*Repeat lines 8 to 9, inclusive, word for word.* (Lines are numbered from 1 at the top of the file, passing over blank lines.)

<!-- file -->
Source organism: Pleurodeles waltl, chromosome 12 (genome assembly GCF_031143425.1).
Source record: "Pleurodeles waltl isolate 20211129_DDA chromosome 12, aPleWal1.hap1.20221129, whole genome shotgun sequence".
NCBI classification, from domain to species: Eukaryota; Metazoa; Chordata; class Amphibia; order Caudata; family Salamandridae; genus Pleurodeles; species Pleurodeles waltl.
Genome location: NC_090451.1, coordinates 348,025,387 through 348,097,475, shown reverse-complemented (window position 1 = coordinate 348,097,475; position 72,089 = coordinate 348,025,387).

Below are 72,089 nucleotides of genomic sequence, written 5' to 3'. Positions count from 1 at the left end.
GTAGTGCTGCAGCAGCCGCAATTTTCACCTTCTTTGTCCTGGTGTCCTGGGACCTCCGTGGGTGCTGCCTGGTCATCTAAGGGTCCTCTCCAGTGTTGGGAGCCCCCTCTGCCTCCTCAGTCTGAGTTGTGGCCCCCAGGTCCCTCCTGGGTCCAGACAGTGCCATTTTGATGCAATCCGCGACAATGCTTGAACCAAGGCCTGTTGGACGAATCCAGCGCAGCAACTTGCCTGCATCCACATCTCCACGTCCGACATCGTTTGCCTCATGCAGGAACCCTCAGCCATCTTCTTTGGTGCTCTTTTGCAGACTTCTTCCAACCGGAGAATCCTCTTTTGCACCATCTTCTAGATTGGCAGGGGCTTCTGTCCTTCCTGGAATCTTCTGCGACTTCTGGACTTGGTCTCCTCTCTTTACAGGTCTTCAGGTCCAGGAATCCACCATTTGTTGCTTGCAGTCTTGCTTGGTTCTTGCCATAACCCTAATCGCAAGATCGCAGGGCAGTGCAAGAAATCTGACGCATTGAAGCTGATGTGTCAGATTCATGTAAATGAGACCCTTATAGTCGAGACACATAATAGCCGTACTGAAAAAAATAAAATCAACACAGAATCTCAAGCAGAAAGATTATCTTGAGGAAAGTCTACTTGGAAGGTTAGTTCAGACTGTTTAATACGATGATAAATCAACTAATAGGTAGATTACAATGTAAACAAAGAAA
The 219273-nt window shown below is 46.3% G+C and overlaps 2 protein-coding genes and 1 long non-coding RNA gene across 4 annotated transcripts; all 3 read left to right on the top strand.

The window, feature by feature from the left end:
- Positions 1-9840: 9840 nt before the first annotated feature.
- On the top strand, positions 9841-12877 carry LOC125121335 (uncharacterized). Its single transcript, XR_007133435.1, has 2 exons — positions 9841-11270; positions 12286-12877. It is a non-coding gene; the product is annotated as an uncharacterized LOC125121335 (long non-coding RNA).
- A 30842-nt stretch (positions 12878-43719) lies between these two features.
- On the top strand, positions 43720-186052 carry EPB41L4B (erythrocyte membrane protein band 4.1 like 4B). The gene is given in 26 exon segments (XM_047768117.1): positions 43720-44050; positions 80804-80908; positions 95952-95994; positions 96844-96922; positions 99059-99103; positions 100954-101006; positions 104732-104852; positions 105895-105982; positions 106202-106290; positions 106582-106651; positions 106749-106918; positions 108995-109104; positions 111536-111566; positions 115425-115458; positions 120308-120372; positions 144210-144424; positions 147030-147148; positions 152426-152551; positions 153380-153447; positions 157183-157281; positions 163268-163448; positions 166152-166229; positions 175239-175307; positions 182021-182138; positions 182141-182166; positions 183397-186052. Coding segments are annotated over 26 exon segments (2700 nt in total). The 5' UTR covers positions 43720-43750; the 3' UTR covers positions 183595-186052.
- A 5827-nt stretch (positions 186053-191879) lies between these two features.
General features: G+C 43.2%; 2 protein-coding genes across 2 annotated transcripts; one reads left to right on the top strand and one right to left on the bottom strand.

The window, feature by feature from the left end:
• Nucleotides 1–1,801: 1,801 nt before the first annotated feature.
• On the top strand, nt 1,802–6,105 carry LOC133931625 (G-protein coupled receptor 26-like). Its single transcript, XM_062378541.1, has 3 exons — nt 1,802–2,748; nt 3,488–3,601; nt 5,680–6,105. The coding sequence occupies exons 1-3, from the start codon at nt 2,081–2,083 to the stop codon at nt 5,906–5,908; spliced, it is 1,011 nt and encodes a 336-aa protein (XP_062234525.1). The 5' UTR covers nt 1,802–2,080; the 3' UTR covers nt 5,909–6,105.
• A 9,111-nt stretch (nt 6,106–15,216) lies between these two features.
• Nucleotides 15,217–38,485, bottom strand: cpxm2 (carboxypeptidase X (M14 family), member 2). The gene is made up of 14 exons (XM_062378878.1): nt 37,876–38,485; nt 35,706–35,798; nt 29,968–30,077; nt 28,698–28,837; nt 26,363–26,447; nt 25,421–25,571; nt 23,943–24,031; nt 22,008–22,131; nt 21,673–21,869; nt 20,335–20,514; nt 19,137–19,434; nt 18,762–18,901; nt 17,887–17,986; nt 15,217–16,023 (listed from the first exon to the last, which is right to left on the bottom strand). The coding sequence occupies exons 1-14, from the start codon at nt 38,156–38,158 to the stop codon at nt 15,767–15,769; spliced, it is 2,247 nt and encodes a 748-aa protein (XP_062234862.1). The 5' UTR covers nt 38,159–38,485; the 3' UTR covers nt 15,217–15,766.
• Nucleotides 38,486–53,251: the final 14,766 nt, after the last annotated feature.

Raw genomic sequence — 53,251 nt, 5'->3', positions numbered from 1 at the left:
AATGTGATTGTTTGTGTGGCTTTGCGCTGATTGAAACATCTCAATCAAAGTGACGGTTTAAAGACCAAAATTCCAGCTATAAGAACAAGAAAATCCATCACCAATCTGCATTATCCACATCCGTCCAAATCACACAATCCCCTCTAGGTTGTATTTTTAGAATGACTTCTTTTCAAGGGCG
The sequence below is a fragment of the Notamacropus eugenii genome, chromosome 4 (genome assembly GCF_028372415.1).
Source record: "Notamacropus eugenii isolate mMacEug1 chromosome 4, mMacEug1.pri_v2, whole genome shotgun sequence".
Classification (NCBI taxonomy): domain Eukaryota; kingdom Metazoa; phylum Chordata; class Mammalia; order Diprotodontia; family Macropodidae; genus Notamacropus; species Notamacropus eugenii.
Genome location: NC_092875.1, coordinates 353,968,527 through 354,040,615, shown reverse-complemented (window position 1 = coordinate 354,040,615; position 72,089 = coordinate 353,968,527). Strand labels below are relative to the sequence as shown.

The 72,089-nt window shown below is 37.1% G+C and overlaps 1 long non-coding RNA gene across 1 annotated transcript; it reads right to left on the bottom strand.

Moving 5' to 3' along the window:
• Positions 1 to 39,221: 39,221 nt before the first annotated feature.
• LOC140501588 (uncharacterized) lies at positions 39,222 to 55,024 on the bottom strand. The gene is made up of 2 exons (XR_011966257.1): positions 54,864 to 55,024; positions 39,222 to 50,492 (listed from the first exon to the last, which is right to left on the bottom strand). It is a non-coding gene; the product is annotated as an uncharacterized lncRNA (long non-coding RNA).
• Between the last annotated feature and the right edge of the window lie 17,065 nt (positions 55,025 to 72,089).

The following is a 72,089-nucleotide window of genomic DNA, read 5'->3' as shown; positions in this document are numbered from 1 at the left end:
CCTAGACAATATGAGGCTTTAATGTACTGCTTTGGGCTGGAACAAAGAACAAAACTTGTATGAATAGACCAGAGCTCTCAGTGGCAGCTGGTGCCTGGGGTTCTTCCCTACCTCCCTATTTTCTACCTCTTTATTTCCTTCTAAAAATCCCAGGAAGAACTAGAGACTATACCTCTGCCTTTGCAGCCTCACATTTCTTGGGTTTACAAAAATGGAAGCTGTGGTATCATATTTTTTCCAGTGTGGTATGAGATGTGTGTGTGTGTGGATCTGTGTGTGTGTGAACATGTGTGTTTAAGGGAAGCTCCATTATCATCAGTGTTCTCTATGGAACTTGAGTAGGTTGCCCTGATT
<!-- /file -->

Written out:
The window, feature by feature from the left end:
- Positions 1-9840: 9840 nt before the first annotated feature.